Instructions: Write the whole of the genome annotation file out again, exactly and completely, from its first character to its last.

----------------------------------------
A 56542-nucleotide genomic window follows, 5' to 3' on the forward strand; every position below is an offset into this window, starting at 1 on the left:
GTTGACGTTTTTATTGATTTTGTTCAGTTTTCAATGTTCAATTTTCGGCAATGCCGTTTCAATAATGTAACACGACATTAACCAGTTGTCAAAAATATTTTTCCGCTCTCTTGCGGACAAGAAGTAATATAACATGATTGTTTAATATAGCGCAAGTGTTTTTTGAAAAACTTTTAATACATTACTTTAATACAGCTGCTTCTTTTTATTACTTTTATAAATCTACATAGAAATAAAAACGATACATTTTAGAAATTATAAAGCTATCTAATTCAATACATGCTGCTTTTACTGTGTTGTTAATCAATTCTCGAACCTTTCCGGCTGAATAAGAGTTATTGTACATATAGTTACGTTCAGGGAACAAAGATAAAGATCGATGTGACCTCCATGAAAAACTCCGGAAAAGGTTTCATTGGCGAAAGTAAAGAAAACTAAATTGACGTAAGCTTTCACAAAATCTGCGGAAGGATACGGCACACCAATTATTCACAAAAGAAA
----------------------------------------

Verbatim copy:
A 56542-nucleotide genomic window follows, 5' to 3' on the forward strand; every position below is an offset into this window, starting at 1 on the left:
GTTGACGTTTTTATTGATTTTGTTCAGTTTTCAATGTTCAATTTTCGGCAATGCCGTTTCAATAATGTAACACGACATTAACCAGTTGTCAAAAATATTTTTCCGCTCTCTTGCGGACAAGAAGTAATATAACATGATTGTTTAATATAGCGCAAGTGTTTTTTGAAAAACTTTTAATACATTACTTTAATACAGCTGCTTCTTTTTATTACTTTTATAAATCTACATAGAAATAAAAACGATACATTTTAGAAATTATAAAGCTATCTAATTCAATACATGCTGCTTTTACTGTGTTGTTAATCAATTCTCGAACCTTTCCGGCTGAATAAGAGTTATTGTACATATAGTTACGTTCAGGGAACAAAGATAAAGATCGATGTGACCTCCATGAAAAACTCCGGAAAAGGTTTCATTGGCGAAAGTAAAGAAAACTAAATTGACGTAAGCTTTCACAAAATCTGCGGAAGGATACGGCACACCAATTATTCACAAAAGAAA